Eastern Partnership: Time for action

A successful Eastern Partnership policy is the ultimate test for the EU’s global leadership ambitions, explains Petras Auštrevicius.
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By Petras Auštrevicius

Petras Auštrevicius (LT, RE) is Parliament’s rapporteur on the Eastern Partnership and standing rapporteur on Belarus.

05 Oct 2020

The European Union’s Eastern Partnership strategy beyond 2020 is already testing the European Commission’s ambition to increase the EU’s role as a global player. The Belarusian people have, for several weeks, been peacefully protesting the fraudulent Presidential election results despite Alexander Lukashenko’s regime using brutal force against them. The EU’s response has been slow and lacks any well-thought out strategy around how to assist the Belarusian people.

One cannot become a global leader without fostering stability in its closest neighbourhoods. The past year has been devoted to assessing progress, achieved with the EU’s support, in the six Eastern Partnership (EaP) countries - Armenia, Azerbaijan, Belarus, Georgia, the Republic of Moldova and Ukraine - and formulating the tasks for another decade of partnership. The 2020 EaP Summit in June was expected to set an ambitious partnership agenda but, due to the Covid-19 crisis, was limited to a video conference meeting with poorly communicated messages.

Despite existing shortcomings, the EU’s engagement with its eastern partners is one of its greatest foreign policy achievements. EaP countries hold strong pro-European attitudes and aspire to the EU’s ideals, values and way of life. The protesters in Belarus might not be carrying EU flags, but they are calling for a respect of their basic citizens’ rights: to freely choose their leaders and to make decisions about the future of their country.

 “Only when the EU’s actions speak louder than words will we be able to truly call ourselves a global player”

The EU’s Eastern Partnership initiative enables a citizen’s dialogue and is something that must not lose impetus. The events in Belarus have confi rmed that the EaP initiative cannot be treated as something that is already set in motion and only requires good management from now on. Success lies in the ability to react quickly and meet the needs and ambitions of partner countries and their citizens and enabling them to reach their full potential.

The EU must provide not only support and guidance on how to continue reforms, but also to inspire continuous transformation. The joint communication by the European Commission and the European External Action Service on the Eastern Partnership beyond 2020, published in advance of the EaP Summit, offers partner countries participation in the latest EU programmes such as the Green Deal and digitalisation.

The approach of including partner countries into existing EU programmes, instead of inventing separate ones, is most welcome, as the next decade of the EaP must be about a fully inclusive and real partnership. It is also important to recognise the associated status of Georgia, the Republic of Moldova and Ukraine, which are seeking acknowledgement of their EU membership aspirations. Such recognition won’t divide the EaP countries, as some have argued; on the contrary, it will encourage the non-associated countries to gravitate towards the success of their peers. In comparison, the European Parliament’s recommendation on the Eastern Partnership beyond 2020 is more ambitious, including a forward looking and strategic vision for the EaP region.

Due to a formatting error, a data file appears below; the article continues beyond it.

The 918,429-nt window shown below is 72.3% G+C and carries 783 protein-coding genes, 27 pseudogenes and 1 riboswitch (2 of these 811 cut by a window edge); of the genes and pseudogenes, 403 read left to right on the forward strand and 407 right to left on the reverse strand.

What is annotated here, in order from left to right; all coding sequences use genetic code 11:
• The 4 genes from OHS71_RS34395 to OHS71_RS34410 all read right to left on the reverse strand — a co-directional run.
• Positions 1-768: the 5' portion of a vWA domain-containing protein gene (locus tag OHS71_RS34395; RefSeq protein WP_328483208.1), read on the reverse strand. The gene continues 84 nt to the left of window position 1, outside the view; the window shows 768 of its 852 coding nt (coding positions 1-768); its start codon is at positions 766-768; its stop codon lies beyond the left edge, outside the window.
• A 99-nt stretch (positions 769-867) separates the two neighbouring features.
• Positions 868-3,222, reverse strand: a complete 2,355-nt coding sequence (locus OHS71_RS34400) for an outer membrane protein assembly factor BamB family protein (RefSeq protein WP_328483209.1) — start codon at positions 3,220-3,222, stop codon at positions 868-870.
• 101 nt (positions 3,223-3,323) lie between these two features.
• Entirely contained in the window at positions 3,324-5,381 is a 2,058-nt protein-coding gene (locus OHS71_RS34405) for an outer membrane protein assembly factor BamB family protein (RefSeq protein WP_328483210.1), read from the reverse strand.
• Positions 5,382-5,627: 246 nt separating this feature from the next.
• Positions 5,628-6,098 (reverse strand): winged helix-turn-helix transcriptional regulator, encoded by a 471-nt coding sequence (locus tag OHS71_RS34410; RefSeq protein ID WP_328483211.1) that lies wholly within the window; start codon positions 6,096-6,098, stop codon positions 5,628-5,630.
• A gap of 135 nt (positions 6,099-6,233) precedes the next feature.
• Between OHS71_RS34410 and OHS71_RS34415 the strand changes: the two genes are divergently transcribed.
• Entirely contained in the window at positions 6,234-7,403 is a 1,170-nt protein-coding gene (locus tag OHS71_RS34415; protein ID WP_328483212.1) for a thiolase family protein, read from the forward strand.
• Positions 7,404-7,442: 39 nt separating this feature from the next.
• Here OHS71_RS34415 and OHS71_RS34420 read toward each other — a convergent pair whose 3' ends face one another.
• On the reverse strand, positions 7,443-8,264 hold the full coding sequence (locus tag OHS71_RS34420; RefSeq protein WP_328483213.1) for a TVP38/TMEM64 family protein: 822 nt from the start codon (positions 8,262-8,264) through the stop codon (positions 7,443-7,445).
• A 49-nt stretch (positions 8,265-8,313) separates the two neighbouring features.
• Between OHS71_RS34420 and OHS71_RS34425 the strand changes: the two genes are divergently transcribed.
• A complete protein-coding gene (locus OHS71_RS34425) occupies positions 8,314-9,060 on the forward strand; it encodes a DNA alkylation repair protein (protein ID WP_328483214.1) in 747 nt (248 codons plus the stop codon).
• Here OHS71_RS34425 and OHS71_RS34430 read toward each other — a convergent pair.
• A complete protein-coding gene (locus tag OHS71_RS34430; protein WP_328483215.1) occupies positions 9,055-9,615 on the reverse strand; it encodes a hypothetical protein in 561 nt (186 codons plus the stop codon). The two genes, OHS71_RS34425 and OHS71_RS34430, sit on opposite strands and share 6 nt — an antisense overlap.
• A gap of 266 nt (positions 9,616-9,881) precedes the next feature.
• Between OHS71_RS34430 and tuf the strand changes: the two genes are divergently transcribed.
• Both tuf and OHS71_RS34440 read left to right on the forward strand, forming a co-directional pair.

It speaks about a gradual integration into the EU’s single market and access to its four freedoms and is more detailed on the methods of the EU’s engagement, including the need for clear benchmarks to assess progress and shortcomings. Moreover, it expands on the issue of security cooperation, taking it beyond the usual hesitation and cautiousness, and calls for greater engagement in addressing security challenges and conflict resolution in the EaP region.

Those are the actions fit for a true global leader. Parliament’s recommendation harks back to basic European values. It sets clear conditionality on adherence to human rights and fundamental freedoms, the rule of law, free and fair elections, democratic institutions, media freedom and the fight against corruption, and makes them key criteria for closer political partnership and financial assistance.

“It is important that the EU’s actions match the speed of developments in Belarus, provide support and facilitate an environment in which the Belarusian people can enter into a national dialogue without the interference of external actors”

EaP citizens subscribe to these criteria. The Belarusian people are peacefully revolting against Lukashenko’s regime in order to defend their rights and freedoms. Thousands of peaceful protesters all over the country have been unlawfully detained, brutally beaten and tortured - including minors.

Medics, human rights defenders, political opposition, lawyers, bloggers, journalists and activists are constantly harassed, intimidated and prosecuted and some, including presidential candidate Sviatlana Tsikhanouskaya, were forced to flee the country. Belarusian society has changed tremendously over recent weeks and we are witnessing a rebirth of dignity and national identity in the country.

It is important that the EU’s actions match the speed of developments in Belarus, provide support and facilitate an environment in which the Belarusian people can enter into a national dialogue without the interference of external actors. Only when the EU’s actions speak louder than words will we be able to truly call ourselves a global player.

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